A Segregated Global Community

When I came to the remote and isolated west coast of Madagascar, I expected to see very few other vazaha, the Malagasy word for a foreigner that in practice refers only to white people.  I expected to be the sole interloper in the region, alone with the local population in a more or less unadulterated vestige of pristine Madagascar, in the middle of nowhere in a country itself in the middle of nowhere.

Instead, I discovered a large and stable expatriate community in the area.  I lived on the rural northern end of the road between my town, Belo-Sur-Tsiribihina, and the regional capitol, Morondava.  Dozens of other vazaha lived alone or in small groups in the Malagasy towns along the road.  We had American environmentalists, Italian brothers, Polish priests, several German anthropologists, a whole community of Belgian volunteers, and a British ecologist…all permanent residents.  In addition to the regulars, at least one carload of tourists passed through everyday in one direction and then again a few days later in the inevitable return direction.  Some tourists never seemed to leave at all.

Independent of all the foreigners themselves, countless random foreign products also infiltrated the most unexpected places.  Many people in rural Madagascar own a soccer jersey from Europe or a basketball uniform from the NBA.  Everyone loved Bob Marley, Celine Dion, and, oddly, Dire Straits.  The local video club had four American films:  Titanic, The Bodyguard, Rocky, and a documentary about Woodstock.  A few Twix bars sat permanently in the display window of a local épicerie, while a bag of Reduced Fat Chips A’Hoy collected dust in another shop.  When my mom came to visit, she spotted one young man, in a small village in the rain forest, with a baseball cap from the University of Louisville, our hometown and her alma mater.

I always wonder about the stories behind these items, about their travel tales.  For example that Woodstock video, where did it come from?  Who owned it last?  Did it get to Madagascar by boat or plane, as cargo or as personal property checked in one bag or another on one plane or another?  Did it go for business or pleasure, for profit or as a donation?  Is its presence in Madagascar accidental or intentional?  Each candy bar, each soccer jersey, has a story to tell.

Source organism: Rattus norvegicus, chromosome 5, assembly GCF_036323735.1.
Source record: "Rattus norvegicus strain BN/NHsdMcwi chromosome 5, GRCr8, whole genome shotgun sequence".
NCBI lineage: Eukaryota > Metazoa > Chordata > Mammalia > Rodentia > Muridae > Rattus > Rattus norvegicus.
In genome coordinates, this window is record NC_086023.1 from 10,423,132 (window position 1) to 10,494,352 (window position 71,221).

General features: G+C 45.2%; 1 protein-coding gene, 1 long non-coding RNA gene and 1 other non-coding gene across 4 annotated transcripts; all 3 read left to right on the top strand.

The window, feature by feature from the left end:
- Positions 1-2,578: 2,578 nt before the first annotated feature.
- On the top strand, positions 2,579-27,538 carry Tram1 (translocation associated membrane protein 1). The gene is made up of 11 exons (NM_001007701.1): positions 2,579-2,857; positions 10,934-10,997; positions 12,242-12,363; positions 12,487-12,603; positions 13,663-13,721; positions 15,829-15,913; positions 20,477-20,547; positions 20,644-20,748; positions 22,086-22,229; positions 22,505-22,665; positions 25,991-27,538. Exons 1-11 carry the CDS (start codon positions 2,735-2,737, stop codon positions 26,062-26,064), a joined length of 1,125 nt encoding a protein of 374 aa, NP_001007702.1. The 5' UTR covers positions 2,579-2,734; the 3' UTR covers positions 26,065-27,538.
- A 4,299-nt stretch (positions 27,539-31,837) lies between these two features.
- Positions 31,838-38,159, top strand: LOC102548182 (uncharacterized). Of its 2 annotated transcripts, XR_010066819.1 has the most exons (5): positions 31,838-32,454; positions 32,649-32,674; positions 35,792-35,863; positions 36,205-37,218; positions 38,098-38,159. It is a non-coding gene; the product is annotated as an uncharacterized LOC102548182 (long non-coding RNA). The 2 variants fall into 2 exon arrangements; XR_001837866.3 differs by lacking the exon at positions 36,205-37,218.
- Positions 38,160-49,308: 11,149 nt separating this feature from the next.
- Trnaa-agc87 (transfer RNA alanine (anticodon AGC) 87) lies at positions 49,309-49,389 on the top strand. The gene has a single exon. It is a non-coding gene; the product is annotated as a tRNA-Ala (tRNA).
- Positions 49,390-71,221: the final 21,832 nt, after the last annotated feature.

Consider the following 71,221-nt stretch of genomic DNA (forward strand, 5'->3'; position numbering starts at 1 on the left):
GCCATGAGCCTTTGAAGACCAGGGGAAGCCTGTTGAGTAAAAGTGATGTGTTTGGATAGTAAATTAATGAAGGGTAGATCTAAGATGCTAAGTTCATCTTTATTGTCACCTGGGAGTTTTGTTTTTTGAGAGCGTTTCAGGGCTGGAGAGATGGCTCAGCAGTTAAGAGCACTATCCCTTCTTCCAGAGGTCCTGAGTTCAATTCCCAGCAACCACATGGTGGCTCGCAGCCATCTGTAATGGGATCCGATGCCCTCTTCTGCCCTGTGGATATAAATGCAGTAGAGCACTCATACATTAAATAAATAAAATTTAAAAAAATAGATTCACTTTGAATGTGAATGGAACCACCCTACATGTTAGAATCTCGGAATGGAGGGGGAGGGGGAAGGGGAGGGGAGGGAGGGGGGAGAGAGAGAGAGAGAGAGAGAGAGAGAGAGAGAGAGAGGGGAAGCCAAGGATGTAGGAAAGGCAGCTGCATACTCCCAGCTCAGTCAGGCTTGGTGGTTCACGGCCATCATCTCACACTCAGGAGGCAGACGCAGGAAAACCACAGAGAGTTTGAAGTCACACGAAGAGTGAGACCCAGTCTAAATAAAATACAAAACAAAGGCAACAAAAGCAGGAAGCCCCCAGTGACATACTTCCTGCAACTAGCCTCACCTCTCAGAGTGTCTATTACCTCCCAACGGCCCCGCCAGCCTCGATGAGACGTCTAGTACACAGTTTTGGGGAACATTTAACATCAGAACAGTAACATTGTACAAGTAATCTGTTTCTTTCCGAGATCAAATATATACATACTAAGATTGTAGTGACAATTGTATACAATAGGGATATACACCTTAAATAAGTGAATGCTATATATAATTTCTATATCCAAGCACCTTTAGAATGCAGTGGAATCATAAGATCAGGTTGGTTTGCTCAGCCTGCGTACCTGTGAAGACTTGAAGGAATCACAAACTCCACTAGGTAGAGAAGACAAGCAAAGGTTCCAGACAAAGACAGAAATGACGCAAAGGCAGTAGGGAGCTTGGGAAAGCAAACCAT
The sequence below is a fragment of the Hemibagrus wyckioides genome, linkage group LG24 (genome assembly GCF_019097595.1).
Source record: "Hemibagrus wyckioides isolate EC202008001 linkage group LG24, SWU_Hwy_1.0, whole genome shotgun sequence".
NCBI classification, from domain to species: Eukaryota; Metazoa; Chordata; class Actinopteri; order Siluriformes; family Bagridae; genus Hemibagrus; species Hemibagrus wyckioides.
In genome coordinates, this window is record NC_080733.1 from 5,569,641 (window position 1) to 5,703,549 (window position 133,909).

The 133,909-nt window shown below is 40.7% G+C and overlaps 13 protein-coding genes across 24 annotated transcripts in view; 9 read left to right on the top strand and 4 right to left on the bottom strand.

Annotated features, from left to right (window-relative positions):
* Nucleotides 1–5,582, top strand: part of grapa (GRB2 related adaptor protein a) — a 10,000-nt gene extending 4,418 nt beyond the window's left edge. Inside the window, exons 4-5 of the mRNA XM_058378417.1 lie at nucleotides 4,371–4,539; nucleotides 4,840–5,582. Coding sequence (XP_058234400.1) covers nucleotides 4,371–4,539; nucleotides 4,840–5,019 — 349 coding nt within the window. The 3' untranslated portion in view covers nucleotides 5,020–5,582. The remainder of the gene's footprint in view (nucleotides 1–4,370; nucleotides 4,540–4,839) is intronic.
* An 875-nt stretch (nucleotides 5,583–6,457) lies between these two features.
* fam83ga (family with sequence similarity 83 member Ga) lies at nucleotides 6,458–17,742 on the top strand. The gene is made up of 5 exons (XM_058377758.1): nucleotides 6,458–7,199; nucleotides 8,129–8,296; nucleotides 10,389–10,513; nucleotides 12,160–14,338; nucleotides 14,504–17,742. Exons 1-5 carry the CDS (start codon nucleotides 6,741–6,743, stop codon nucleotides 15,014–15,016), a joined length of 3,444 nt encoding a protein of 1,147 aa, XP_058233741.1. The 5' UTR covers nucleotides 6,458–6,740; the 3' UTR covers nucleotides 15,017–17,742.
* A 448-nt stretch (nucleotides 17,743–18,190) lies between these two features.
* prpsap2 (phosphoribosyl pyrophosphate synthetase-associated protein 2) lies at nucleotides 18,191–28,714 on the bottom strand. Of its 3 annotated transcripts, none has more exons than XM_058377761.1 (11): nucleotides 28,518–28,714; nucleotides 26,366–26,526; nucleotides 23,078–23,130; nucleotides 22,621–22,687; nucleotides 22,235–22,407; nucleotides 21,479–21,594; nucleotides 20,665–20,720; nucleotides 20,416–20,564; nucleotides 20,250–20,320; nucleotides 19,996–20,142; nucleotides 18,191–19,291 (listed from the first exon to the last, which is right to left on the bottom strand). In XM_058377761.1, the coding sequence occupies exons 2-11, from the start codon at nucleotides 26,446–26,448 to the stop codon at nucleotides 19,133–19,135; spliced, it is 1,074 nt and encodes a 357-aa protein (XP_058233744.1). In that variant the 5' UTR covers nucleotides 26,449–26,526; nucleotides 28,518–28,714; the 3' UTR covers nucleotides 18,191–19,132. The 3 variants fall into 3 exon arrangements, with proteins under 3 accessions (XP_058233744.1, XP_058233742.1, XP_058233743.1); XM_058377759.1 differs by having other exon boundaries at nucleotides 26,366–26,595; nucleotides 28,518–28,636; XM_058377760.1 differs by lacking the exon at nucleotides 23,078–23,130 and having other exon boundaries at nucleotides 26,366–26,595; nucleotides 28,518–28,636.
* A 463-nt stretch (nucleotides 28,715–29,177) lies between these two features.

I also wonder if places still exist in the world without foreigner people and foreign objects, places without Coca Cola at the corner store and Toyota Land Cruisers on the highway.  The strong presence of the developed world in rural Madagascar, all the expatriates and all the inexplicable products, reflects the new global community and the interconnectedness of all places, six degrees of separation through people and products alike.  Maybe the average farmer in small town Kentucky knows no one with any connections to rural Madagascar.  But perhaps that farmer once donated some old clothes to the Salvation Army and now a young man in a small village on the other side of the planet has a University of Louisville baseball cap.

We live in a true global community with connections between even the most distant places.  However, these connections most often flow in only one direction.  People and products go to Madagascar from developed nations all over the world, but the Malagasy and their products, for the most part, remain in Madagascar.  They wear our soccer jerseys, listen to our music, and drink our soda pop, but I have yet to see anyone on the streets of Kentucky in a lambahoany (the traditional Malagasy body wrap), any record stores that carry Terakaly (the wildly popular Malagasy musician), or any ethnic restaurants that offer ravitoto sy hena kisoa (ground manioc leaves and pork in coconut milk).

We, those vazaha with a sense of adventure and wanderlust, visit the underdeveloped world in a carefree and easy manner.  Then we return to our homes whenever we choose, when we need a taste of luxury, or maybe just a little familiarity.  Very few people in Madagascar, however, have the means to visit our part of the global community with such ease and nonchalance.  No actual walls exist to keep them out, just the artificial barriers of politics and economics. 

The average city in the developed world follows a familiar pattern.  We have gated communities for the rich and urban slums for the poor.  The same pattern also repeats itself on the worldwide scale, with the wealthy enclaves of the industrialized countries and the impoverished outreaches of the underdeveloped ones.  But instead of gates, only economic imbalance separates the one from the other.  We live in a segregated global community where the fortunate sometimes like to slum it for the sake of adventure while the less fortunate remain trapped in their faraway ghettoes of poverty.

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